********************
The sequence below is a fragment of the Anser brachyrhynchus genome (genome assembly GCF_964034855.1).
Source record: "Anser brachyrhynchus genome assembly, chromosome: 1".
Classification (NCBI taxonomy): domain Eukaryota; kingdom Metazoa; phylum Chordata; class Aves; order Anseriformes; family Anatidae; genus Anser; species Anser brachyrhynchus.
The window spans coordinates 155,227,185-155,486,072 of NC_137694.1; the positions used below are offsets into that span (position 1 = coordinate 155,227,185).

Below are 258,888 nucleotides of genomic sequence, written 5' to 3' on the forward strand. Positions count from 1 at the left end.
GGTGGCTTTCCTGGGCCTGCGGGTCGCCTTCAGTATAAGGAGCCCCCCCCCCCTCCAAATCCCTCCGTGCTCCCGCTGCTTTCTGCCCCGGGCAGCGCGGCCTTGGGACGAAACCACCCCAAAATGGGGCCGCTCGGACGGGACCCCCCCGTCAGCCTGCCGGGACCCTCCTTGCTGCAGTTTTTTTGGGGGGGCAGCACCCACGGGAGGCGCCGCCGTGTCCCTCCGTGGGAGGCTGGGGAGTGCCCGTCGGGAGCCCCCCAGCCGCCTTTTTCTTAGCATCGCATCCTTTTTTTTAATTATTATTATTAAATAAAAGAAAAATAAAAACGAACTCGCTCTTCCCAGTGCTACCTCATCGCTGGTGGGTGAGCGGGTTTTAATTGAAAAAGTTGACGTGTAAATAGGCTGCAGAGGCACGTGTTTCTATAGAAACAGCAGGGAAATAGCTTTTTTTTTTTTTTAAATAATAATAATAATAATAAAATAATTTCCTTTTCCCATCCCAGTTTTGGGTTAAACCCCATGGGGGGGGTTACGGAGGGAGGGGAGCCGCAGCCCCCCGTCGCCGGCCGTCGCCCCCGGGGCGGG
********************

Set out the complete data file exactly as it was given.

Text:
The sequence below is a fragment of the Anser brachyrhynchus genome (genome assembly GCF_964034855.1).
Source record: "Anser brachyrhynchus genome assembly, chromosome: 1".
Classification (NCBI taxonomy): domain Eukaryota; kingdom Metazoa; phylum Chordata; class Aves; order Anseriformes; family Anatidae; genus Anser; species Anser brachyrhynchus.
The window spans coordinates 155,227,185-155,486,072 of NC_137694.1; the positions used below are offsets into that span (position 1 = coordinate 155,227,185).

Below are 258,888 nucleotides of genomic sequence, written 5' to 3' on the forward strand. Positions count from 1 at the left end.
GGTGGCTTTCCTGGGCCTGCGGGTCGCCTTCAGTATAAGGAGCCCCCCCCCCCTCCAAATCCCTCCGTGCTCCCGCTGCTTTCTGCCCCGGGCAGCGCGGCCTTGGGACGAAACCACCCCAAAATGGGGCCGCTCGGACGGGACCCCCCCGTCAGCCTGCCGGGACCCTCCTTGCTGCAGTTTTTTTGGGGGGGCAGCACCCACGGGAGGCGCCGCCGTGTCCCTCCGTGGGAGGCTGGGGAGTGCCCGTCGGGAGCCCCCCAGCCGCCTTTTTCTTAGCATCGCATCCTTTTTTTTAATTATTATTATTAAATAAAAGAAAAATAAAAACGAACTCGCTCTTCCCAGTGCTACCTCATCGCTGGTGGGTGAGCGGGTTTTAATTGAAAAAGTTGACGTGTAAATAGGCTGCAGAGGCACGTGTTTCTATAGAAACAGCAGGGAAATAGCTTTTTTTTTTTTTTAAATAATAATAATAATAATAAAATAATTTCCTTTTCCCATCCCAGTTTTGGGTTAAACCCCATGGGGGGGGTTACGGAGGGAGGGGAGCCGCAGCCCCCCGTCGCCGGCCGTCGCCCCCGGGGCGGG